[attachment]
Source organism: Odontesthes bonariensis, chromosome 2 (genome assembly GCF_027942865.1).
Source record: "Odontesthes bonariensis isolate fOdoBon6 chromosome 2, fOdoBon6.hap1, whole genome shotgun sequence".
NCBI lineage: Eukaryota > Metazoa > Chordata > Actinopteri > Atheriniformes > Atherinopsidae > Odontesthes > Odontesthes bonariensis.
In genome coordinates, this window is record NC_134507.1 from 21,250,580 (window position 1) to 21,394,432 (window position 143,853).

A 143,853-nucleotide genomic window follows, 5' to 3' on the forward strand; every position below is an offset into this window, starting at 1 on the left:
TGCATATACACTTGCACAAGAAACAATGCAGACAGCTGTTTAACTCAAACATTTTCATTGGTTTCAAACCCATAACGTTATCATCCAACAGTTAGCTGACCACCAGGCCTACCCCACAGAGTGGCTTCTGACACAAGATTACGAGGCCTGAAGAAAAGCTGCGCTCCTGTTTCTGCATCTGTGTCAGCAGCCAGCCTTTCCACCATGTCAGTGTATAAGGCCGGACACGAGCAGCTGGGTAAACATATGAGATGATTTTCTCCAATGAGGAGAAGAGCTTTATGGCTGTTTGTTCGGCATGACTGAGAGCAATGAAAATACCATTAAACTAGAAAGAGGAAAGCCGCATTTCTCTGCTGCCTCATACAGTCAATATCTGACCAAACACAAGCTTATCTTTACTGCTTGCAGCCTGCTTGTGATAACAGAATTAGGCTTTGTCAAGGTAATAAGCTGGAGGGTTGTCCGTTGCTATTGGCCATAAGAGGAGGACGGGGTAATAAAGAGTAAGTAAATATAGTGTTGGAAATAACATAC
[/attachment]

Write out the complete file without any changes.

Source organism: Odontesthes bonariensis, chromosome 2 (genome assembly GCF_027942865.1).
Source record: "Odontesthes bonariensis isolate fOdoBon6 chromosome 2, fOdoBon6.hap1, whole genome shotgun sequence".
NCBI lineage: Eukaryota > Metazoa > Chordata > Actinopteri > Atheriniformes > Atherinopsidae > Odontesthes > Odontesthes bonariensis.
In genome coordinates, this window is record NC_134507.1 from 21,250,580 (window position 1) to 21,394,432 (window position 143,853).

A 143,853-nucleotide genomic window follows, 5' to 3' on the forward strand; every position below is an offset into this window, starting at 1 on the left:
TGCATATACACTTGCACAAGAAACAATGCAGACAGCTGTTTAACTCAAACATTTTCATTGGTTTCAAACCCATAACGTTATCATCCAACAGTTAGCTGACCACCAGGCCTACCCCACAGAGTGGCTTCTGACACAAGATTACGAGGCCTGAAGAAAAGCTGCGCTCCTGTTTCTGCATCTGTGTCAGCAGCCAGCCTTTCCACCATGTCAGTGTATAAGGCCGGACACGAGCAGCTGGGTAAACATATGAGATGATTTTCTCCAATGAGGAGAAGAGCTTTATGGCTGTTTGTTCGGCATGACTGAGAGCAATGAAAATACCATTAAACTAGAAAGAGGAAAGCCGCATTTCTCTGCTGCCTCATACAGTCAATATCTGACCAAACACAAGCTTATCTTTACTGCTTGCAGCCTGCTTGTGATAACAGAATTAGGCTTTGTCAAGGTAATAAGCTGGAGGGTTGTCCGTTGCTATTGGCCATAAGAGGAGGACGGGGTAATAAAGAGTAAGTAAATATAGTGTTGGAAATAACATAC